On any weekday afternoon, seats at the Starbucks cafe at Bishan Community Club are occupied mainly by students, with papers and laptops strewn over the tables. They would study there for hours, depriving other dine-in customers of a table.
Many cafes and fast-food joints are still facing the issue of seat-hogging by students, despite years of measures to discourage them from doing so.
From hints such as clearing the empty dishes on their table to not-so-subtle requests for them to leave, eateries popular with students have taken various steps to deal with the phenomenon.
Starbucks and doughnut chain Krispy Kreme have signs saying that studying during peak hours is not allowed, while McDonald's has signs to remind students to be considerate to other customers.
At fast-food chain Carl's Jr, besides signs advising students not to study during peak hours, staff members would also "politely ask (them) to leave".
But they do not always comply, said operations manager Lisa Neo. "Forty per cent of our customers are students. Some of them take advantage of our free flow of drinks and hog seats for up to eight hours."
Ms Neo stressed that students are welcome to study on their premises during non-peak hours.
But when they linger during the peak periods of breakfast, lunch and dinner, it affects the eatery's bottom line.
"When they hog seats, fewer customers can dine in. We lose 10 per cent of our customers in this way; that's $100 a day," she explained.
At independent cafe Penny University in East Coast Road, service staff would clear the empty dishes of customers who stay for long periods, to encourage them to buy more food and beverages. During peak hours, seat-hoggers will be asked to occupy smaller tables.
When the cafe is not too busy, students are welcome to study there. Said cafe owner Fahmi Danielle, 26: "If it (seat-hogging) is within control, we don't usually shoo the customers away. We welcome students to study in our cafe because we want our cafe to feel homely."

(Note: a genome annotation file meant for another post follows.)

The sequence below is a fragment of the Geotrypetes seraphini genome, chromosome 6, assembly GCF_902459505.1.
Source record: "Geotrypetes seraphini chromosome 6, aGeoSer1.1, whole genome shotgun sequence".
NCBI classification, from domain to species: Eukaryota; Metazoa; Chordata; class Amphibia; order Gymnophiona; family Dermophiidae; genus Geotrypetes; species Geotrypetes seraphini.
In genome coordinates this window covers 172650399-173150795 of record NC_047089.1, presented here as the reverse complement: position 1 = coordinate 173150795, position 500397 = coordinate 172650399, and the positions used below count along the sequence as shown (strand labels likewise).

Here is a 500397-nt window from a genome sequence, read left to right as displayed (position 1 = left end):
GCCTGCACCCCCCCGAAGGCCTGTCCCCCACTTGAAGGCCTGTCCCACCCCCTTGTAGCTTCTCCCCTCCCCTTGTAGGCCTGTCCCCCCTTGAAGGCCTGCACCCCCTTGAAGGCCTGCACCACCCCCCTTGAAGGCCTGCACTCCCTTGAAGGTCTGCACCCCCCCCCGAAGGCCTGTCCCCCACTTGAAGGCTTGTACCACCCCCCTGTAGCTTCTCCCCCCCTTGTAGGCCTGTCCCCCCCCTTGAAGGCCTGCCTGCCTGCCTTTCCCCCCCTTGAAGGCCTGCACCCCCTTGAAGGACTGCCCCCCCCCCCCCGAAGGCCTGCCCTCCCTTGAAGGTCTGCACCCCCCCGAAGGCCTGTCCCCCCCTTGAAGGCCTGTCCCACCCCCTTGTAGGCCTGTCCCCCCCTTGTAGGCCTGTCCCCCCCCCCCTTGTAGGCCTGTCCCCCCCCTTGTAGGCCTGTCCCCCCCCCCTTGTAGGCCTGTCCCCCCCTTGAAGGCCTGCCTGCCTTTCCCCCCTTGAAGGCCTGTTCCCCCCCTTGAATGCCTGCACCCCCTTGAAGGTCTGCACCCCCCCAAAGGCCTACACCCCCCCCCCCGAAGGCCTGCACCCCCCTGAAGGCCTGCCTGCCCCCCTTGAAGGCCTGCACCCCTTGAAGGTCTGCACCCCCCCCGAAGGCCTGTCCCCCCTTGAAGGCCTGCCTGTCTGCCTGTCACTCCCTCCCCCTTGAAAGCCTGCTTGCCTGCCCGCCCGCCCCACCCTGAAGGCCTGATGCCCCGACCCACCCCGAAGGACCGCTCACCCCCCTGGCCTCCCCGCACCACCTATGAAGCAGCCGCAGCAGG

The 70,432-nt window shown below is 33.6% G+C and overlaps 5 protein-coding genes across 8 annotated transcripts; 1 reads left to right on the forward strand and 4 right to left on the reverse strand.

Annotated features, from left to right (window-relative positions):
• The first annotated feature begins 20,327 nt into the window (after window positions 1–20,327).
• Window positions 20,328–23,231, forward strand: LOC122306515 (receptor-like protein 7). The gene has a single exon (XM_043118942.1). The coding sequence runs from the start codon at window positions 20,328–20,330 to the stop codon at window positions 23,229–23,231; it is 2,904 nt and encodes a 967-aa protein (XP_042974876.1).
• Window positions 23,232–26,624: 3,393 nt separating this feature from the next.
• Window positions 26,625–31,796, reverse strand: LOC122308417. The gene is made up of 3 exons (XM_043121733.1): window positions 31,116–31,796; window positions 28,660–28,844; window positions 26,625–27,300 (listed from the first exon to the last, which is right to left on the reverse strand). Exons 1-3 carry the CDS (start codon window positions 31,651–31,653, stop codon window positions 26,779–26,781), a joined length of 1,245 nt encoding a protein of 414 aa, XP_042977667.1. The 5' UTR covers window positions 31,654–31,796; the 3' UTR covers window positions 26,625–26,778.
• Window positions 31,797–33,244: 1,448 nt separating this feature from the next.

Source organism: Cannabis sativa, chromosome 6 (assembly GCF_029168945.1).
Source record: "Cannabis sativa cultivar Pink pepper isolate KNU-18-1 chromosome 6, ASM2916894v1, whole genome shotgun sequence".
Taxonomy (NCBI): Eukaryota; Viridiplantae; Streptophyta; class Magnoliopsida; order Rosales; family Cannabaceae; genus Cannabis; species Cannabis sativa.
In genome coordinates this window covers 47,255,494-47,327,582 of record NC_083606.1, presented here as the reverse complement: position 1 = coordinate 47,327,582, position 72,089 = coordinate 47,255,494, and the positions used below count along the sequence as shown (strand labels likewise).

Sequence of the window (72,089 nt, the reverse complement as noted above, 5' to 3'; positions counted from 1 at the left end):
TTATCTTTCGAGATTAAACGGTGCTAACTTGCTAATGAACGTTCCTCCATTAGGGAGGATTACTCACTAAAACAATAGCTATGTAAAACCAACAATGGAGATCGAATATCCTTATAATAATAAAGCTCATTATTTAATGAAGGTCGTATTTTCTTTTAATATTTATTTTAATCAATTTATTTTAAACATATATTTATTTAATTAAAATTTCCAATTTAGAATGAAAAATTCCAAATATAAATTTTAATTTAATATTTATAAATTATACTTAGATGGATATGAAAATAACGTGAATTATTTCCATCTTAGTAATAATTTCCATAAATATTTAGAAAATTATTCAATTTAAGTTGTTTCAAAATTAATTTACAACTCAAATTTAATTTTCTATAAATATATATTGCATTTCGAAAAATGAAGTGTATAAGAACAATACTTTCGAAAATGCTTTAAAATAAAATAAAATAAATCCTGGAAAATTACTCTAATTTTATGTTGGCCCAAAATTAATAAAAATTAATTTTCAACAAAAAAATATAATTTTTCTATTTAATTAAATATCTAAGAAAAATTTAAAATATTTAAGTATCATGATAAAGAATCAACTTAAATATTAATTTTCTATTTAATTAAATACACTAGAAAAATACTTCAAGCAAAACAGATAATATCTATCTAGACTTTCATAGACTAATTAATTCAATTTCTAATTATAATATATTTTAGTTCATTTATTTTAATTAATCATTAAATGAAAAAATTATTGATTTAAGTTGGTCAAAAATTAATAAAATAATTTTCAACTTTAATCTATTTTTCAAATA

Eateries have also turned to solutions that are more accommodating. Starbucks, McDonald's, Krispy Kreme and Burger King said seat-hoggers are encouraged to share space with other customers.
McDonald's even went to the extent of adding more tables.
"We value the importance of studying, and at the same time, we are conscious of the high volume of customer traffic in our restaurants during peak periods, which is why many of our restaurants have been re-modelled with increased seating capacity," said Mr Faz Hussen, McDonald's director of government relations and communications.
Not all eateries are able to do that, though, due to space constraints.
The problem has led to the emergence of cafes that cater to those who stay for long periods of time.
Coffeemin, for instance, charges $6 an hour, with free flow of snacks and drinks.
Its outlets in Suntec City and Clarke Quay have free Internet access, games, reading material and space for patrons to do their work.
Mr Jonathan Ye, 31, managing director of Coffeemin, said: "We let our customers pay according to the time they spend here, so that they can stay as long as they want without feeling pressured to leave."
Secondary 4 student Johannes Gan Dombrowski, 16, is open to the idea of such cafes. "It's a good idea, as I always have trouble finding seats at cafes," said the St Joseph's Institution student, who studies at the Starbucks outlets in Somerset.
For most students, however, such cafes are too expensive.
"If I study at a pay-per-hour cafe for three hours, I'd be spending $18, compared to just $6 for a drink at a regular cafe," said Ms Ada Quek, 18, who graduated recently from junior college. "That's not very sustainable for a student."
Dr William Wan, general secretary of the Singapore Kindness Movement, said that being allowed to study at eateries for hours is a privilege that should not be abused.
"If the message (of not hogging) is conveyed in a courteous and polite way, I believe the students will understand and act in a similar manner," said Dr Wan.
"After all, kindness should be a collective effort from the community rather than select individuals."
This article was first published on June 02, 2016.
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